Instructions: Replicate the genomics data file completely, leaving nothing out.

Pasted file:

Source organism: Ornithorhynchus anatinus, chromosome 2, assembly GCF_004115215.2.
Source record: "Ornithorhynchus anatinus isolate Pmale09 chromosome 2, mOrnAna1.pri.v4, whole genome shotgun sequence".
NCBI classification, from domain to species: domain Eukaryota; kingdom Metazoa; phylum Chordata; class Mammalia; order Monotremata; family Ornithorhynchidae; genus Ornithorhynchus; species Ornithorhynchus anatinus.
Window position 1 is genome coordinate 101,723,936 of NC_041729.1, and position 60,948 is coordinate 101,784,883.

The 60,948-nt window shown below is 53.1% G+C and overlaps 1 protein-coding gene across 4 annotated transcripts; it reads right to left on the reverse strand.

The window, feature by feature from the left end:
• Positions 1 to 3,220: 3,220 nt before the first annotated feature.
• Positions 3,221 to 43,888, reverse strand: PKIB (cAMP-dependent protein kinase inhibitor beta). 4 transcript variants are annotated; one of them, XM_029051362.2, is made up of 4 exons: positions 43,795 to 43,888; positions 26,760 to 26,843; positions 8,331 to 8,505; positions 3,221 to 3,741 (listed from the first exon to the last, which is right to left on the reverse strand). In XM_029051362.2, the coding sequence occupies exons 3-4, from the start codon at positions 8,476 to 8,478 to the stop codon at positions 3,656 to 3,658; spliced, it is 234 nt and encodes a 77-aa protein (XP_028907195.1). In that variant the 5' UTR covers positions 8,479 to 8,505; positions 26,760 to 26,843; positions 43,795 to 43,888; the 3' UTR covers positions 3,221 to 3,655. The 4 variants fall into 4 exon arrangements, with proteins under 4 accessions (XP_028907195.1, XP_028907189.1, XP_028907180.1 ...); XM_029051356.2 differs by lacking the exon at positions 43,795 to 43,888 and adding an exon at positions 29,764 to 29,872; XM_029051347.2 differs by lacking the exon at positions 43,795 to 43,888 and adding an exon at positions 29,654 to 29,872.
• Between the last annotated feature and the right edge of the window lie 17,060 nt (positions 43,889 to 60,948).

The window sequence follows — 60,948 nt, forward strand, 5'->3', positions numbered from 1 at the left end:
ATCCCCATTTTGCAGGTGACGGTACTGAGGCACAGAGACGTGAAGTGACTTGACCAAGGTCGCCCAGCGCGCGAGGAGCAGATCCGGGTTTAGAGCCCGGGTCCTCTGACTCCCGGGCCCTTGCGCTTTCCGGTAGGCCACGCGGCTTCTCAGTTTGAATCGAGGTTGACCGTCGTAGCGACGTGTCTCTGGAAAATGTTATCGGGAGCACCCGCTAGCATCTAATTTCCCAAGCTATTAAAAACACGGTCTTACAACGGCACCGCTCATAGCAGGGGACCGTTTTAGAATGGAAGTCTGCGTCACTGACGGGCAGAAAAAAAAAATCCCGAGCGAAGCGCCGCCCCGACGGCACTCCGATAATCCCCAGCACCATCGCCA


Source organism: Ornithorhynchus anatinus, chromosome 2, assembly GCF_004115215.2.
Source record: "Ornithorhynchus anatinus isolate Pmale09 chromosome 2, mOrnAna1.pri.v4, whole genome shotgun sequence".
NCBI classification, from domain to species: domain Eukaryota; kingdom Metazoa; phylum Chordata; class Mammalia; order Monotremata; family Ornithorhynchidae; genus Ornithorhynchus; species Ornithorhynchus anatinus.
Window position 1 is genome coordinate 101,723,936 of NC_041729.1, and position 60,948 is coordinate 101,784,883.

The 60,948-nt window shown below is 53.1% G+C and overlaps 1 protein-coding gene across 4 annotated transcripts; it reads right to left on the reverse strand.

The window, feature by feature from the left end:
• Positions 1 to 3,220: 3,220 nt before the first annotated feature.
• Positions 3,221 to 43,888, reverse strand: PKIB (cAMP-dependent protein kinase inhibitor beta). 4 transcript variants are annotated; one of them, XM_029051362.2, is made up of 4 exons: positions 43,795 to 43,888; positions 26,760 to 26,843; positions 8,331 to 8,505; positions 3,221 to 3,741 (listed from the first exon to the last, which is right to left on the reverse strand). In XM_029051362.2, the coding sequence occupies exons 3-4, from the start codon at positions 8,476 to 8,478 to the stop codon at positions 3,656 to 3,658; spliced, it is 234 nt and encodes a 77-aa protein (XP_028907195.1). In that variant the 5' UTR covers positions 8,479 to 8,505; positions 26,760 to 26,843; positions 43,795 to 43,888; the 3' UTR covers positions 3,221 to 3,655. The 4 variants fall into 4 exon arrangements, with proteins under 4 accessions (XP_028907195.1, XP_028907189.1, XP_028907180.1 ...); XM_029051356.2 differs by lacking the exon at positions 43,795 to 43,888 and adding an exon at positions 29,764 to 29,872; XM_029051347.2 differs by lacking the exon at positions 43,795 to 43,888 and adding an exon at positions 29,654 to 29,872.
• Between the last annotated feature and the right edge of the window lie 17,060 nt (positions 43,889 to 60,948).

The window sequence follows — 60,948 nt, forward strand, 5'->3', positions numbered from 1 at the left end:
ATCCCCATTTTGCAGGTGACGGTACTGAGGCACAGAGACGTGAAGTGACTTGACCAAGGTCGCCCAGCGCGCGAGGAGCAGATCCGGGTTTAGAGCCCGGGTCCTCTGACTCCCGGGCCCTTGCGCTTTCCGGTAGGCCACGCGGCTTCTCAGTTTGAATCGAGGTTGACCGTCGTAGCGACGTGTCTCTGGAAAATGTTATCGGGAGCACCCGCTAGCATCTAATTTCCCAAGCTATTAAAAACACGGTCTTACAACGGCACCGCTCATAGCAGGGGACCGTTTTAGAATGGAAGTCTGCGTCACTGACGGGCAGAAAAAAAAAATCCCGAGCGAAGCGCCGCCCCGACGGCACTCCGATAATCCCCAGCACCATCGCCA